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Questions I’ve Been Waiting to Ask
by Eddie Mayrose

Here we are, two days before the end of the world.  According to the Mayans, those fun-loving Guatemalans whose civilization, some time around 900 A.D., simply vanished, December 21, 2012 will bring the curtain down on mankind’s Broadway run.

Now, I have to admit, the Mayan credibility takes a bit of a hit when you realize they probably thought they’d see the final performance; only to fall one or eleven centuries short.  But, once Hollywood made the movie, I figured it had to be true.

Therefore, I’ve abandoned my plans for, what now seems, unnecessary Christmas shopping and begun to get things in order. I don’t know if I’ll need a bag, but I’ve packed one, anyway.  And, yes, I’ve included some warm weather apparel because, well, I might need it.  Yet, as the date approaches, I find myself excited by the prospect of, finally, having some questions answered by the Big Guy.  You know, those things in a lifetime that, no matter how much time passes, always make you wonder.  Having no idea how much time I’ll have alone with Him, I decided it would be prudent to knock my list down to ten, so as to focus on the really, really important stuff.  Who knows?  Maybe He watches Letterman, too.

So, submitted for your approval and as the last column with which I’ll bore you, (you hope), here are the Top Ten questions I’d like to ask God.

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Yanks’ First Half MVP?  It’s Brian Cashman

by Eddie Mayrose

Tell the truth. Last February, if you’d somehow found out that the Yankees would be without Rafael Soriano and Joba Chamberlain in the back of their bullpen, that Mark Teixeira would be hitting just .240 in July and that Alex Rodriguez would have just 13 HR in an injury-plagued season, you’d have been hoping for a third-place finish in the AL East. At best. Yet, here are the Bombers, without one truly reliable pitcher in their rotation after C.C. Sabathia, sitting just a game-and-a-half behind the Red Sox in the game’s toughest division while enjoying a seven-game Wild Card lead over its closest rival. How? Look no further than General Manager Brian Cashman.

Cashman was vilified over the winter for his perceived disloyalty to the Yankee organization — first, by refusing to be suckered into bidding against himself for the services of Derek Jeter, then, for not falling in line behind the signing of Soriano, which was orchestrated over his head. Jeter, despite the incredible fashion in which he eclipsed 3,000 hits, has been muddling along with a batting average below last year’s, the worst of his career, while registering just 17 extra-base hits. Soriano, after disappointing early, is on the DL with no return date in sight. At this juncture, Cashman looks anything but disloyal; rather, he seems to have had a crystal ball. Maybe the baseball decisions should be left to the baseball guys. Continue reading »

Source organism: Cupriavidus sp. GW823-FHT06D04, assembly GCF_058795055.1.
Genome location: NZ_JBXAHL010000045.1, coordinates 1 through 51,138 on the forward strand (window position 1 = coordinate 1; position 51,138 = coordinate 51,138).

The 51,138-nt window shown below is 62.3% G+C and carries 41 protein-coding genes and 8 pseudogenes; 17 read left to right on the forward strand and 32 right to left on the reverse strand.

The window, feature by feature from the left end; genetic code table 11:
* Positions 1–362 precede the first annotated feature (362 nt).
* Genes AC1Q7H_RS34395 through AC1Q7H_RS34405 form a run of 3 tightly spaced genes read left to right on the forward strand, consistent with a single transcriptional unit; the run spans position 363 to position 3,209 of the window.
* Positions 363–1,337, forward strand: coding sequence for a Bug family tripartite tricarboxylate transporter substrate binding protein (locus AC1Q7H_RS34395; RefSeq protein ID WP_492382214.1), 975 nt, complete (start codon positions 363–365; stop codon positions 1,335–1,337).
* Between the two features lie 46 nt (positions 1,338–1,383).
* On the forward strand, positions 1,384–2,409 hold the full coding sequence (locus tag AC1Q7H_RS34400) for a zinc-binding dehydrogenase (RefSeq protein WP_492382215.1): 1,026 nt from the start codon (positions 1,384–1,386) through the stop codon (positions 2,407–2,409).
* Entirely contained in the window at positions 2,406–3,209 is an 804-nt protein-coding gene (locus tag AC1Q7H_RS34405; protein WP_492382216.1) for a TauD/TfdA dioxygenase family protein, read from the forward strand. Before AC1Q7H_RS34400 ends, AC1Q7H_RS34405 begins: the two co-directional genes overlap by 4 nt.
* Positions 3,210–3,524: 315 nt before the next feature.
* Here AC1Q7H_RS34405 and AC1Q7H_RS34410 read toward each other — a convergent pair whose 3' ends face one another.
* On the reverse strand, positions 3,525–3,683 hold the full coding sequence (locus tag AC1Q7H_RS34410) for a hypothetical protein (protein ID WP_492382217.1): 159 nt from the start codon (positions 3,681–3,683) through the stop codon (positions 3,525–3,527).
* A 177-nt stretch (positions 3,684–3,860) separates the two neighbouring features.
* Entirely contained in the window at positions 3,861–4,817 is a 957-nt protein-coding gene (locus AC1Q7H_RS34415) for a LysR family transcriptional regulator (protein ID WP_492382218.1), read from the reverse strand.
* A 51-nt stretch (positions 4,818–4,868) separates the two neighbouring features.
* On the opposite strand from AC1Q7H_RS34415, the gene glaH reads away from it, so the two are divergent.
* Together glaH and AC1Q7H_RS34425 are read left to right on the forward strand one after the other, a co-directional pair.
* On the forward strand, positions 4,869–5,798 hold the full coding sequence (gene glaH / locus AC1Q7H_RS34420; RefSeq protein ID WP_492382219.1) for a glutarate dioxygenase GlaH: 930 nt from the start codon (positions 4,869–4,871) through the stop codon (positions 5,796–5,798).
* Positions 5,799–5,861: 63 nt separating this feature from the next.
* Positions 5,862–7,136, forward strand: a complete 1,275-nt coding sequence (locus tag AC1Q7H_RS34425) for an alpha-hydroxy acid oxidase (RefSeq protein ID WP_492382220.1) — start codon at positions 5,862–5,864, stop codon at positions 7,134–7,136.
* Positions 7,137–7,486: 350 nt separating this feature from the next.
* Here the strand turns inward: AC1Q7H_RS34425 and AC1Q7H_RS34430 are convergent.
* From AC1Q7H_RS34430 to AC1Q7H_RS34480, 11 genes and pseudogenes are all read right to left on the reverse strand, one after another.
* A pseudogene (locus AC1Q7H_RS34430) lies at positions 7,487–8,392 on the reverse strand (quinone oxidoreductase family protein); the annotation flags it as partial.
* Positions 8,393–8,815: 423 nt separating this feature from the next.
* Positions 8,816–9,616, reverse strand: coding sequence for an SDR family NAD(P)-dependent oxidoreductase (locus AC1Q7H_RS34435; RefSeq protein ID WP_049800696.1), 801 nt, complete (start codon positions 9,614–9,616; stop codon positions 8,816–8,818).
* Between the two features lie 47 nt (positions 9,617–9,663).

by Eddie Mayrose

Despite the largest payroll in the game, the Yankees will begin the 2011 season with A.J. Burnett following C.C. Sabathia in the starting rotation. Burnett, a huge disappointment over the two seasons since he signed a five-year $80 million contract, is a far cry from Cliff Lee, now the Phillies second starter after the Yankees failed to land him in the off-season.  However, with the Bombers as strapped for pitching as they are, Burnett becomes their only option.
In previous seasons, standard operating procedure for Yanks’ GM Brian Cashman would be to fill his team’s needs at the trading deadline with a star from a team looking to rebuild and dump salary.  That may be next to impossible this season, though, as one player won’t get it done.  If Burnett continues his slide, Cashman will likely need to fill three spots in the rotation if the Yankees are to make a run at a playoff bid.
The Yankees’ predicament stems from the fact that they put all of their eggs in Lee’s basket during the free agent season , leaving themselves seemingly without a backup plan when he headed south on the Jersey Turnpike.  Left only with the option of inviting the likes of Bartolo Colon and Mark Pryor to camp, the Yanks now head into 2011 with questions that their wallets may, finally, be unable to answer. Continue reading »

D’Antoni’s Shortcomings Exposed

by Eddie Mayrose

Was actually encouraged by the way the New York Knicks started the season.  Not that I had any expectations about a championship or even a playoff appearance, for that matter. Rather, I was just happy that the roster was now populated with players that I could actually root for; a stark contrast to the band of miscreants that wore the uniform over the course of Isiah Thomas’ reign of error.  Gone were Stephon Marbury, Nate Robinson and Jerome James, replaced by hard-working players like Toney Douglas and Ronny Turiaf, not to mention A’mare Stoudamire,the biggest talent to hit the Garden floor in a long time.  However, my optimism was dashed very quickly last week after I sat through Knicks-Warriors. Continue reading »

Wagstaff Advances After Close Call in Survivor League

by Eddie Mayrose

As the second half of the season began for the McGee Survivor League, things looked bleak for our favorite Fantasy Football prof as he and son Tim headed into action without the services of New York Giants‘ RB Ahmad Bradshaw; sitting out his bye week. As feared, the less than impressive tandem of Chris Ivory and Javon Ringer returned less than 5 points.  However, in an affirmation of Wagstaff’s theory that wide receivers should be your first round targets in a Fantasy Football Draft, the brothers Johnson, Calvin and Andre, totaled 56 points to carry the day. Now, with just six teams left and all byes behind them, Waggie and Tim have set their sights on last year’s champ, Dr. Pete, in hopes that the league may be theirs. Continue reading »

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